M&A bankers know this. I have written so, at length, before:

There is no "right" number in merger negotiations, just as there is no one, right number in valuing any for-profit enterprise. Valuation, whether in the market or in a deal, is well and truly—and ineluctably, now and forever—an art, not a science. But such gut instincts—rather more accurately described as carefully considered judgments—on the part of M&A advisors are or should be based on a mountain of careful, well-judged analysis, comparison, and argument. You never go to your counterparty in an M&A deal and say your offer of $100 million for his pissant company is based on gut instinct; you give him reasons. You show him where his company's peers are trading in the marketplace, you show him the levels at which other companies in his industry have been bought and sold, and you share your assumptions of the future value of his business enterprise with exhaustively analyzed and justified discounted financial projections. He, if he is not an idiot, will counter with his own exhaustive analysis showing why his gem of a company is really worth $500 million. And you're off to the races.

Therefore, I find Mr. Berman's transparent attempt to criticize an M&A straw man made up of imagined scientific rigor from the perspective of behavioral economics flatly unconvincing.

In other words, boards and bankers are just like the rest of us. They set aside their rational mind in favor of those anchors -- arbitrary and emotional points of concentration. It's the same process that we use when ordering dinner at a restaurant: That $50 steak can influence how we perceive the $25 chicken.

Of course M&A is subject to all sorts of emotional and psychological quirks. What person who actually does M&A for a living ever said it wasn't?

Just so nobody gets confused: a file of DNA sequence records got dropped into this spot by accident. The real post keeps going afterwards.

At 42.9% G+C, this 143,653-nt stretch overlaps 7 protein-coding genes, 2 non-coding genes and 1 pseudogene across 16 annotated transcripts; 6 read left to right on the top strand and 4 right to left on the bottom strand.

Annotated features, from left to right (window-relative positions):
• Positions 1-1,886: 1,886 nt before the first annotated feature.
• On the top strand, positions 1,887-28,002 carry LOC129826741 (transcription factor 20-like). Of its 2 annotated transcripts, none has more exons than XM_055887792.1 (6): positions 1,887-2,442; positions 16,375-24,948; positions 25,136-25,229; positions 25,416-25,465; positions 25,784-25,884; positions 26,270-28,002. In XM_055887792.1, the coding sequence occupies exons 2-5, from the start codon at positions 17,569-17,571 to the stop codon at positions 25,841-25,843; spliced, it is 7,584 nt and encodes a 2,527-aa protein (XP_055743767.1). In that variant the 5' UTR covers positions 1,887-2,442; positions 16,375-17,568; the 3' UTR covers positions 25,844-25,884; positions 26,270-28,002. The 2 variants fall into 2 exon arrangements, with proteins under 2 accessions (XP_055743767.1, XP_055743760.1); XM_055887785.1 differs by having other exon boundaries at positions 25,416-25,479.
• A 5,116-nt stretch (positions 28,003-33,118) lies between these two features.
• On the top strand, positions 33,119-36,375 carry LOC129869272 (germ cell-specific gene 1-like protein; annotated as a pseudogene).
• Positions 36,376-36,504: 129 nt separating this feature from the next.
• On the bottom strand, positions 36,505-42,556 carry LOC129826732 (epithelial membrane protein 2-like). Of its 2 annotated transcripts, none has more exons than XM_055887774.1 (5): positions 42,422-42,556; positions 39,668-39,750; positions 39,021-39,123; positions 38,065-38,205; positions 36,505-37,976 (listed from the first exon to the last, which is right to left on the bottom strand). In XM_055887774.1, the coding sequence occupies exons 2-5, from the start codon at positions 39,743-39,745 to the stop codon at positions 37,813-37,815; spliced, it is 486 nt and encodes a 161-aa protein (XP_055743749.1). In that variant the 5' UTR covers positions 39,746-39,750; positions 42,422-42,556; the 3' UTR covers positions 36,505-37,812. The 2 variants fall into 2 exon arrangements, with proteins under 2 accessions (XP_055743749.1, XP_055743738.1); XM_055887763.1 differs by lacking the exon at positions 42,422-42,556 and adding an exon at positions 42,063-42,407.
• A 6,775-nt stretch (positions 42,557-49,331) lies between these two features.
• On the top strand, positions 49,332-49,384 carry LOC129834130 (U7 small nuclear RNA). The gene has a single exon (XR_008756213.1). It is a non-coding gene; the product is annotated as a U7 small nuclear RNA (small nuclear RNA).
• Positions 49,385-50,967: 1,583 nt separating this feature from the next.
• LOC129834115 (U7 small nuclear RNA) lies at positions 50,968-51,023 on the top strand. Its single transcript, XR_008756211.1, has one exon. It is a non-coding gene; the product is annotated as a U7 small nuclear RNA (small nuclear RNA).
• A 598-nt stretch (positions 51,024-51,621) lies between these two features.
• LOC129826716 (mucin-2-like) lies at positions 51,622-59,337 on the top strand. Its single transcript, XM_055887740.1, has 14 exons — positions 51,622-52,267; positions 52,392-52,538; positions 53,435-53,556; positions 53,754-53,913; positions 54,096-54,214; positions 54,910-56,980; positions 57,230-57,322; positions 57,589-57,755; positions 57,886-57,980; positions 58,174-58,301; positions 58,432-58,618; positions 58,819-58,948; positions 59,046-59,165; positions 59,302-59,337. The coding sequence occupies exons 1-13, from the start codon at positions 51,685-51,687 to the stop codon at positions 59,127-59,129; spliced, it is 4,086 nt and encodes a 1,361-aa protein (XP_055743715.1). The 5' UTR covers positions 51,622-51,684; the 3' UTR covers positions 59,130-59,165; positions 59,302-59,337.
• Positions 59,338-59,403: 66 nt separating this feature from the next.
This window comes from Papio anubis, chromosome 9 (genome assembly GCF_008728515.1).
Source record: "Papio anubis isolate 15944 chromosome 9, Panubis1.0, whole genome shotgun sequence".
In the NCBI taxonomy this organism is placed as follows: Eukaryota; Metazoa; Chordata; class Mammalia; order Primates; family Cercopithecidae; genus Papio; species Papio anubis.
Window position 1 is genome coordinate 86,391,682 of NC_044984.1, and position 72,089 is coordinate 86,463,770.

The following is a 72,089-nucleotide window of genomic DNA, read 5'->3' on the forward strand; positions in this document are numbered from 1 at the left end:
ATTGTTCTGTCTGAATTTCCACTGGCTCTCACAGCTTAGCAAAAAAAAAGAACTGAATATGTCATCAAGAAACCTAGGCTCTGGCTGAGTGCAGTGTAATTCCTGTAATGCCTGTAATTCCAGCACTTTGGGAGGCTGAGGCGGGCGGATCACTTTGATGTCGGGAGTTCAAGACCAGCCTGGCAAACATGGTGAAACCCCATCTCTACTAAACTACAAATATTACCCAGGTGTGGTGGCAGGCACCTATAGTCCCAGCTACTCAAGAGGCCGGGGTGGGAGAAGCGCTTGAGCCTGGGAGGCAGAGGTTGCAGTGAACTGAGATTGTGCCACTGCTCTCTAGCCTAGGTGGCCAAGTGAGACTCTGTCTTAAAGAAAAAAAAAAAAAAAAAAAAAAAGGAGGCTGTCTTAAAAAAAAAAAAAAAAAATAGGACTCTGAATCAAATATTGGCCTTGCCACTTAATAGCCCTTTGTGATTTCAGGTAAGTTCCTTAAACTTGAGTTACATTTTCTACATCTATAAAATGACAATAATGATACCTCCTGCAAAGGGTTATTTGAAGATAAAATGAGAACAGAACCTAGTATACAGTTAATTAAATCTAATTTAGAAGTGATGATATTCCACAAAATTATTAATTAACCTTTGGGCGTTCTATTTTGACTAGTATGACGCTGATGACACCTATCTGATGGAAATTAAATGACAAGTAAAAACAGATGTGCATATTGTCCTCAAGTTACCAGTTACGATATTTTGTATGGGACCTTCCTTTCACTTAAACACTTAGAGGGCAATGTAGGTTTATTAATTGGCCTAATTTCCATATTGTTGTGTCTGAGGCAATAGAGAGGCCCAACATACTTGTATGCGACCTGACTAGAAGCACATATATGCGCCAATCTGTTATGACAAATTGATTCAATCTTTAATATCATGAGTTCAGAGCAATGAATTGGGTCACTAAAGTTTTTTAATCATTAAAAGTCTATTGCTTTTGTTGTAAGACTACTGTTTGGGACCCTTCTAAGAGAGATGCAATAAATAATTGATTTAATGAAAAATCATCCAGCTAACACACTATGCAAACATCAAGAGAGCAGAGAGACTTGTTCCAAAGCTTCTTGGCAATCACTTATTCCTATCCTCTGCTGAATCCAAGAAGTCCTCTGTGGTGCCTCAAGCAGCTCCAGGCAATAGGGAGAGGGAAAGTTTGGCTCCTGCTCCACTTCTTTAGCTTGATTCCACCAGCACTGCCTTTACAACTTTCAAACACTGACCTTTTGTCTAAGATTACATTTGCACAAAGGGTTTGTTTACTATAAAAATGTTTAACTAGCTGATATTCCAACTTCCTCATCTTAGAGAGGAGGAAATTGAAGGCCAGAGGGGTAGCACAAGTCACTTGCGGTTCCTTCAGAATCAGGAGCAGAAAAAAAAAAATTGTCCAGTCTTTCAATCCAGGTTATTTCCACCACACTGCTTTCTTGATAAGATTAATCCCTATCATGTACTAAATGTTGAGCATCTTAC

* * *

For another thing, I find the article's purportedly dramatic conclusion that there is a surprisingly high correlation of completed merger prices with the 52-week high stock price of the target company seriously underwhelming, on many levels.

First, there is the question as to whether Boards of Directors and investment bankers are in fact "fetishistic" about it:

The 52-week high stock price has always had a fetishistic role in merger discussions. By custom, boards are insulted if a merger offer doesn't breach this price level. Banker presentations focus on whether an offer is greater or lower than the 52-week high.

Well, look at it this way. The 52-week high, by definition, shows a demonstrable, concrete valuation for the target company, one validated in the public market sometime within the past year. It is a "real" price that directors can point to easily, unlike the smoke and mirrors valuations based upon a mountain of assumptions which their investment bankers assault them with in the boardroom. It is a price the other side cannot reasonably dispute. It is a clear, unequivocal, publicly-available reference point which the Board can direct their shareholders to, without making Aunt Millie or Cliff Asness dig through a 500-page proxy statement to find it. As anchors go, it is a damn convenient one: good, solid, and indisputable.